While much of the discussion about nutrient-rich runoff degradation of water quality is focused on phosphorus (see “Phosphorus and Compost Use Dynamics,” December 2016), there are significant areas in the U.S. where nitrate contamination of groundwater remains an issue. These nutrient-sensitive areas may pose some constraints to the direct land application of animal manures, sewage sludges and digestates from anaerobic digestion (AD) plants. A team of researchers at the University of Udine in Italy has examined the fate of nitrogenous compounds as part of an investigation into means of treating animal manures and digestates to meet the European Union’s 1991 Nitrates Directive, which limits land application of nitrogen nutrients to 170 kg/hectare/year (about 152 lbs/acre) in nitrate-vulnerable areas. This work was carried out at full-scale in several facilities, including four composting plants treating manure and digestate in liquid phase. In particular, tests were performed at a 1,000-head swine farm in Bosco Chiesanuova in northern Italy. The composting system at the farm is designed to handle 8,000 cubic meters (2.1 million gallons) per year of liquid swine manure. The composting system, the CLF Modil (Biogest Service, Italy), is based on the agitated bed technology with significant modifications. The composting reactor at Bosco Chiesanuova is a horizontal trough, 252 ft. (77 m) long, 33 ft. (10 m) wide and 4.3 ft. (1.3 m) deep (Figure 1). (Minimum width of the trough is 20 ft. to a maximum 65 ft., with length up to 393 ft. for a single unit, treating roughly 1,300 to 18,500 gallons/day.) In order to process the input, liquid absorbents are used, such as straw, wood chips, sawdust, corn stalks and similar carbon-rich materials. Eventually the solid fraction from liquid/solid separation can be utilized. In this research project, only straw and sawdust were used as amendment.

Liquid Manure And Digestate Composting

Alessandro Chiumenti;
2017

Abstract

While much of the discussion about nutrient-rich runoff degradation of water quality is focused on phosphorus (see “Phosphorus and Compost Use Dynamics,” December 2016), there are significant areas in the U.S. where nitrate contamination of groundwater remains an issue. These nutrient-sensitive areas may pose some constraints to the direct land application of animal manures, sewage sludges and digestates from anaerobic digestion (AD) plants. A team of researchers at the University of Udine in Italy has examined the fate of nitrogenous compounds as part of an investigation into means of treating animal manures and digestates to meet the European Union’s 1991 Nitrates Directive, which limits land application of nitrogen nutrients to 170 kg/hectare/year (about 152 lbs/acre) in nitrate-vulnerable areas. This work was carried out at full-scale in several facilities, including four composting plants treating manure and digestate in liquid phase. In particular, tests were performed at a 1,000-head swine farm in Bosco Chiesanuova in northern Italy. The composting system at the farm is designed to handle 8,000 cubic meters (2.1 million gallons) per year of liquid swine manure. The composting system, the CLF Modil (Biogest Service, Italy), is based on the agitated bed technology with significant modifications. The composting reactor at Bosco Chiesanuova is a horizontal trough, 252 ft. (77 m) long, 33 ft. (10 m) wide and 4.3 ft. (1.3 m) deep (Figure 1). (Minimum width of the trough is 20 ft. to a maximum 65 ft., with length up to 393 ft. for a single unit, treating roughly 1,300 to 18,500 gallons/day.) In order to process the input, liquid absorbents are used, such as straw, wood chips, sawdust, corn stalks and similar carbon-rich materials. Eventually the solid fraction from liquid/solid separation can be utilized. In this research project, only straw and sawdust were used as amendment.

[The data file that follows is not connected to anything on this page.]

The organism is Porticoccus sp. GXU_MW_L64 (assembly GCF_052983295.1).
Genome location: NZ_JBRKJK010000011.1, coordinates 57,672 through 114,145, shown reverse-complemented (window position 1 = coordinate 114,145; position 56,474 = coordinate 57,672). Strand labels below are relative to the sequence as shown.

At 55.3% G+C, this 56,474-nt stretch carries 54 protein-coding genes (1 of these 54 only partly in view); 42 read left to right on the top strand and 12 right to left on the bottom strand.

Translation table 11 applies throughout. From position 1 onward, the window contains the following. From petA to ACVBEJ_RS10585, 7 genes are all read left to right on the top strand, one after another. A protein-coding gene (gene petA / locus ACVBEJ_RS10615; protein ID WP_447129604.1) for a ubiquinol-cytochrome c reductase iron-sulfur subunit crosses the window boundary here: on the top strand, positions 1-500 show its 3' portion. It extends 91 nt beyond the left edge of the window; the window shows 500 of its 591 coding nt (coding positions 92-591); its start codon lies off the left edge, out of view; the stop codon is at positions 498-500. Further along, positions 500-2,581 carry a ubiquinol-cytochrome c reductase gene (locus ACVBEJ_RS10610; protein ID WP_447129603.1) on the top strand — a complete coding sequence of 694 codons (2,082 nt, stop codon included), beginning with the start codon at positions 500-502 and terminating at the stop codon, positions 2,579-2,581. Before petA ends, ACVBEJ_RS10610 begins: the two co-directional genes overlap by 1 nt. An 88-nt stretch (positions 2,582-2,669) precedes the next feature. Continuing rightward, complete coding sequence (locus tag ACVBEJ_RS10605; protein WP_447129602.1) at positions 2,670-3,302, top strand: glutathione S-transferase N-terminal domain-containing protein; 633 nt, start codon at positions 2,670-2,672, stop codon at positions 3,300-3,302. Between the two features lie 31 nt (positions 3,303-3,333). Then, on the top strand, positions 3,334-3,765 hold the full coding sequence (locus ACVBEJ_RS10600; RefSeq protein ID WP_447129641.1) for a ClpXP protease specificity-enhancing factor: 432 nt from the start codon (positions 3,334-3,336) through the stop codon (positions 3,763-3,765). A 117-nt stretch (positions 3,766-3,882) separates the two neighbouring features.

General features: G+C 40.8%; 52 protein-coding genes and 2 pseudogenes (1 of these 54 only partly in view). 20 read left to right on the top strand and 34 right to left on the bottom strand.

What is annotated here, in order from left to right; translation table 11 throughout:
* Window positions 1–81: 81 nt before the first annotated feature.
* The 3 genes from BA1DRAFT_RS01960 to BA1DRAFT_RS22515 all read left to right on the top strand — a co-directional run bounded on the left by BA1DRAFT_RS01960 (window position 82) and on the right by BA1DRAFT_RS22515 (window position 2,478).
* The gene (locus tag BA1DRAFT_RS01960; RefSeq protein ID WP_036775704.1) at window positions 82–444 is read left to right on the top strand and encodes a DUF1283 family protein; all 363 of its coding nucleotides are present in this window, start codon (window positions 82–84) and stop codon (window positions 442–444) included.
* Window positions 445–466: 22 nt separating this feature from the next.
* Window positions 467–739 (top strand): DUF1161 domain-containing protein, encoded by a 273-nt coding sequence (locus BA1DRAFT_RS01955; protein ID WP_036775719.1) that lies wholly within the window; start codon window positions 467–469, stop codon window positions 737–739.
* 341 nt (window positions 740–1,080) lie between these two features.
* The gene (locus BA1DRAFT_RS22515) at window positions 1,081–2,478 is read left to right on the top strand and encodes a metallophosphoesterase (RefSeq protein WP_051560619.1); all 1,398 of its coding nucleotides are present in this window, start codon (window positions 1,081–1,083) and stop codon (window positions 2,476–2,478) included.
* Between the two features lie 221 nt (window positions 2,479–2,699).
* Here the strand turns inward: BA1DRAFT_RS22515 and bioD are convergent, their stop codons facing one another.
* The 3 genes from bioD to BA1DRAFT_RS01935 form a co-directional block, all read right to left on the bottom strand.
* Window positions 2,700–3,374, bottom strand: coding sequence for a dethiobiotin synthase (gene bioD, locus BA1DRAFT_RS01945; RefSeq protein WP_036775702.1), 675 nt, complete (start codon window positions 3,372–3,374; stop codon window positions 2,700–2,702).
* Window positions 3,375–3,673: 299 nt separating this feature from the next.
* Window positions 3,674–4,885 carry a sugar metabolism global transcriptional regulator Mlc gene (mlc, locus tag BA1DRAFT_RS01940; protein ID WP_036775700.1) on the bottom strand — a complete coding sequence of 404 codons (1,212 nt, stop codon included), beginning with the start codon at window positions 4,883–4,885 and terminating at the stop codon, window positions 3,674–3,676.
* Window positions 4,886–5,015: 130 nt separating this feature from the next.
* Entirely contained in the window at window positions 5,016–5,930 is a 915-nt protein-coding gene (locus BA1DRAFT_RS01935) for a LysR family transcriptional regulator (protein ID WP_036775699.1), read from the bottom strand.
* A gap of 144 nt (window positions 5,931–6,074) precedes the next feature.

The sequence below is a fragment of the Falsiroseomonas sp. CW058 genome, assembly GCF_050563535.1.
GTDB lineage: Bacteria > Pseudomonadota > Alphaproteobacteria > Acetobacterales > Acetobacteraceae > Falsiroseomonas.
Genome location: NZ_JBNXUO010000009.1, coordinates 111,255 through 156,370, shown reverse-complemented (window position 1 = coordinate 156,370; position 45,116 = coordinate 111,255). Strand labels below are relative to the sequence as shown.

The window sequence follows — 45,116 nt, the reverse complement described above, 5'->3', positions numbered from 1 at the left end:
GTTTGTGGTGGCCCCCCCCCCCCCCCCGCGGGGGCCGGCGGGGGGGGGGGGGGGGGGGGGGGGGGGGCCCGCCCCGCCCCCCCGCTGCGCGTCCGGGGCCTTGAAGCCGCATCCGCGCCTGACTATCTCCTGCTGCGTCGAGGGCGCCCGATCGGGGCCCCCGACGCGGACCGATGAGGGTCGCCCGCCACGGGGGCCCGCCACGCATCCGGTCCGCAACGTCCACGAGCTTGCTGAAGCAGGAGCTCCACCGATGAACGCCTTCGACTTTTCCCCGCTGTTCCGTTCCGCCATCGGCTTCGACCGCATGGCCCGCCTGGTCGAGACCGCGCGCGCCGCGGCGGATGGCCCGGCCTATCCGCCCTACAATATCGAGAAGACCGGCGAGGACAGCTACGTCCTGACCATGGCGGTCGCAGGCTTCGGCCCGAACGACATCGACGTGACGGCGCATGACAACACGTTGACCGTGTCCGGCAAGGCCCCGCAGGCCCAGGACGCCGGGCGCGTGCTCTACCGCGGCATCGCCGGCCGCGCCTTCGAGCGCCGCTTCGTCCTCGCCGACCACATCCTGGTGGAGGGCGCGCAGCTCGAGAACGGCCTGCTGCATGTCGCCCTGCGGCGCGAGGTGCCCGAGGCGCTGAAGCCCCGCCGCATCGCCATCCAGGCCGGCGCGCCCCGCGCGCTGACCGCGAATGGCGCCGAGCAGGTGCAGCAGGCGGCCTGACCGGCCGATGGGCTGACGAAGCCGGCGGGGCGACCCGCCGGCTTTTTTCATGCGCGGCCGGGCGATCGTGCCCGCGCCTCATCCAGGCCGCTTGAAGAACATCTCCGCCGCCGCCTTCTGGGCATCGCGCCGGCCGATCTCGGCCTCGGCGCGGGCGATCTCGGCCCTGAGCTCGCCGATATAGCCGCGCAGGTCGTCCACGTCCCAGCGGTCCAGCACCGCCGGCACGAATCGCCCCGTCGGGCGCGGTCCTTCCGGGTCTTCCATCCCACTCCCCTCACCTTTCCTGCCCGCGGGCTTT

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Utilizza questo identificativo per citare o creare un link a questo documento: http://hdl.handle.net/11390/1127500
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